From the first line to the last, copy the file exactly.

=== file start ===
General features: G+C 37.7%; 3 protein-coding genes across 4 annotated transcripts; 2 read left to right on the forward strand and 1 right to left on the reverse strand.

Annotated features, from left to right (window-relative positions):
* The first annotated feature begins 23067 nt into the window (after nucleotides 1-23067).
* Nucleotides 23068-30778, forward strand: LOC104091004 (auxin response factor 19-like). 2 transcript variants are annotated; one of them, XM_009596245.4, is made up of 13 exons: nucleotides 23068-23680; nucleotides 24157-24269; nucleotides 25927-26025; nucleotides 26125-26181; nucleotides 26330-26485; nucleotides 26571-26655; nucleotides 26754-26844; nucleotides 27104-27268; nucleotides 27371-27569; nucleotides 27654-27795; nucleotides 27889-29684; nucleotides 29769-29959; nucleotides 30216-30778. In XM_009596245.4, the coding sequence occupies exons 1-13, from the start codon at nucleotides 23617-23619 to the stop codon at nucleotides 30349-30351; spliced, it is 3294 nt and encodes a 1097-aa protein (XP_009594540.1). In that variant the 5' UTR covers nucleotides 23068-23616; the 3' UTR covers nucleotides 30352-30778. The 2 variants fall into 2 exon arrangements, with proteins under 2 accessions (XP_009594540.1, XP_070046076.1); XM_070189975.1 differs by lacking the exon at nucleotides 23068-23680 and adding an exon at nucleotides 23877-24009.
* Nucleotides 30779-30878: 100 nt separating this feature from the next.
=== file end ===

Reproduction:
General features: G+C 37.7%; 3 protein-coding genes across 4 annotated transcripts; 2 read left to right on the forward strand and 1 right to left on the reverse strand.

Annotated features, from left to right (window-relative positions):
* The first annotated feature begins 23067 nt into the window (after nucleotides 1-23067).
* Nucleotides 23068-30778, forward strand: LOC104091004 (auxin response factor 19-like). 2 transcript variants are annotated; one of them, XM_009596245.4, is made up of 13 exons: nucleotides 23068-23680; nucleotides 24157-24269; nucleotides 25927-26025; nucleotides 26125-26181; nucleotides 26330-26485; nucleotides 26571-26655; nucleotides 26754-26844; nucleotides 27104-27268; nucleotides 27371-27569; nucleotides 27654-27795; nucleotides 27889-29684; nucleotides 29769-29959; nucleotides 30216-30778. In XM_009596245.4, the coding sequence occupies exons 1-13, from the start codon at nucleotides 23617-23619 to the stop codon at nucleotides 30349-30351; spliced, it is 3294 nt and encodes a 1097-aa protein (XP_009594540.1). In that variant the 5' UTR covers nucleotides 23068-23616; the 3' UTR covers nucleotides 30352-30778. The 2 variants fall into 2 exon arrangements, with proteins under 2 accessions (XP_009594540.1, XP_070046076.1); XM_070189975.1 differs by lacking the exon at nucleotides 23068-23680 and adding an exon at nucleotides 23877-24009.
* Nucleotides 30779-30878: 100 nt separating this feature from the next.